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The methodful roles contains the actual algorithm, but what should the Contexts executing method do but execute one of those methods?

public class SomeContext
{
    // ... Constructor omitted ...

    public void Execute()
    {
        // Is this all?
        someRole.DoStuff(this.anotherRole, this.otherData);
    }
}

It seems very simple, so I'm thinking that the Context should be responsible of for example database lookups. Wouldn't that simplify the methodful roles?

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1 Answer 1

up vote 3 down vote accepted

The main responsibility of a context is to bind roles to objects. Sometimes one or more of the "execute" methods will be complex but often they are not. They are there to capture the interaction between objects

The binding of role to objects is atomic. It happens at one location in the context and for all roles at the same time.

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So instantiating a Context with a text string (like a search query), letting it lookup domain objects with a ORM and passing them to the Role method, is a responsibility it should undertake? –  ciscoheat Oct 29 '12 at 5:20
    
Of course there could also be other constructors, so it's possible to pass RolePlayers to the Context. (The Execute method will test for object existence, so no work is made in the constructor) –  ciscoheat Oct 29 '12 at 5:26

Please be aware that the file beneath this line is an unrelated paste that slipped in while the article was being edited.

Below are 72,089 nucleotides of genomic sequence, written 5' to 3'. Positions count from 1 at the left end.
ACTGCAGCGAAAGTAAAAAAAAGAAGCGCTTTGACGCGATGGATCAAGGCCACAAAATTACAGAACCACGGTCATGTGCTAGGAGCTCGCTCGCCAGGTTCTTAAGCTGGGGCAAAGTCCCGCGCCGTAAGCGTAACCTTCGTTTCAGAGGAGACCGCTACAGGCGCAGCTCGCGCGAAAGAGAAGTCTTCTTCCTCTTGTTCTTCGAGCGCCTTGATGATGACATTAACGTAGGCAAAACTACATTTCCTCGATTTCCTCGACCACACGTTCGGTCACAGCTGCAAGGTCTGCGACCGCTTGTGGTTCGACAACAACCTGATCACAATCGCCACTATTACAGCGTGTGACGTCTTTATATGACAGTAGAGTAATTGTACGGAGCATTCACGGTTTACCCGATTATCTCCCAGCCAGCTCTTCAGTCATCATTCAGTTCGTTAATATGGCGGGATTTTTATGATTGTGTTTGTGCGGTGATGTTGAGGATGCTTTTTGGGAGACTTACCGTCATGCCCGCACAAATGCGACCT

@ciscoheat it's perfectly reasonable for the context to find the roleplayers through a ORM. However you do not pass RolePlayers to role methods. A role method to a RolePlayer is like an instance method on any other object. So someRolePlayer.ARoleMethod() is how you woull invoke it not ARoleMethod(someRolePLayer); –  Rune FS Oct 29 '12 at 7:18
1  
@horsdal has some good examples on how close you can come to DCI in C# However you can't do DCI in C#. One main issue is that Role methods take presedence over instance methods however extension methods take presedence over extension methods. You can take a look at Marvin at fuullOO.info/Examples/Marvin to see a very C#-like language that does support DCI fully. However to the question it's seldom needed to have access to the context for more than getting to the other roles –  Rune FS Oct 29 '12 at 11:25
1  
@ciscoheat and RolePLayers are "never" passed to a Role method, you can compare that to pass a field as an argument to a private instance method. You can do that but it's not as common as simply accessing the field in the method and I'd say it's even more unlikely that you would want to pass a RolePlayer –  Rune FS Oct 29 '12 at 11:27

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